An article has been written in Scientific American which talks about irreducible complexity.
Okay, so it's not particularly the ID variety. It's in the March 2006 issue, and it's on "The Limits of Reason". The author, Gregory Chaitin, points out that Godel's Incompleteness Theorem "did for" the idea of maths as a unifying principle for knowledge, by demonstrating that there are statements in maths that can't be proved. He explores the idea that there are also numbers that are well defined, but can't be written down.
"Hang on," I hear you say, "aren't the square root of two and pi and other irrational numbers like that?" No - the point he is getting at is that you can write a short algorithm that will derive each of these. But you can't write a short algorithm that will derive other classes of numbers. So not only are they irrational, they also contain a lot of algorithmic information.
In actual fact, this article does have some relevance to ID. For example, in debates a few months ago here, we talked about whether random processes could generate meaningful amounts of information. Chaitin points out that "a useful theory is a compression of the data; comprehension is compression. You compress things into computer programs, into concise algorithmic descriptions. The simpler the theory, the better you understand something."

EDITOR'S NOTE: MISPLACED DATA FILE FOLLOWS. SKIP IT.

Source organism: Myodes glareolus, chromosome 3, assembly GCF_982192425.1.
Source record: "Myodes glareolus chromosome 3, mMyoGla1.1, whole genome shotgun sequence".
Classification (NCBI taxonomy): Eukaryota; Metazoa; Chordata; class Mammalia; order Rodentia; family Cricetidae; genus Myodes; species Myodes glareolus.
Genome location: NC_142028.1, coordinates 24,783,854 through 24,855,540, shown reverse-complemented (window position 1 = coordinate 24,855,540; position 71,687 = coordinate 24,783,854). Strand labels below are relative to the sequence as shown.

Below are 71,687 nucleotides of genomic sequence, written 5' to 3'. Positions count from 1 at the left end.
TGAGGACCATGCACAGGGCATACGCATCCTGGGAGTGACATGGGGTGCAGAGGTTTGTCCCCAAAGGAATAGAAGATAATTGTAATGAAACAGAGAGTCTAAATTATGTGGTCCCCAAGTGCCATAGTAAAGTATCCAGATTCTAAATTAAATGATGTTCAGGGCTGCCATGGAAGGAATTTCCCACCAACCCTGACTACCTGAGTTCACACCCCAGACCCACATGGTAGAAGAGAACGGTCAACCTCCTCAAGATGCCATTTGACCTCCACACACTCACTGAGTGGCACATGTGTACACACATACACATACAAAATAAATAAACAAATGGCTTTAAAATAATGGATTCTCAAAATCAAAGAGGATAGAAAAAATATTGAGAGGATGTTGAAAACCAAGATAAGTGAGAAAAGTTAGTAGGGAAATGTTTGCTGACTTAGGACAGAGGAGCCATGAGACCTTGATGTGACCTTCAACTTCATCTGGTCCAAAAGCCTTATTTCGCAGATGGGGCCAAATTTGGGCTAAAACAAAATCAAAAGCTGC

So take a random sequence of letters. The specification "means something in English" is fairly concise - even though the implementation of this in algorithmic terms is complex. However, to argue that "we can't exclude the possibility that this contains information in a conceivable code" doesn't mean that the letters contain more information - or may contain more information - because if the algorithmic complexity is high (the amount of programming required to demonstrate the information content), then the stream of letters is incompressible; they have no redundancy; "the best one can do is transmit them directly. They are called irreducible or algorithmically random."
I think that this article then effectively endorses some aspects of Dembski's arguments about the nature of complexity, and certainly seems to weaken some of the counter-analyses.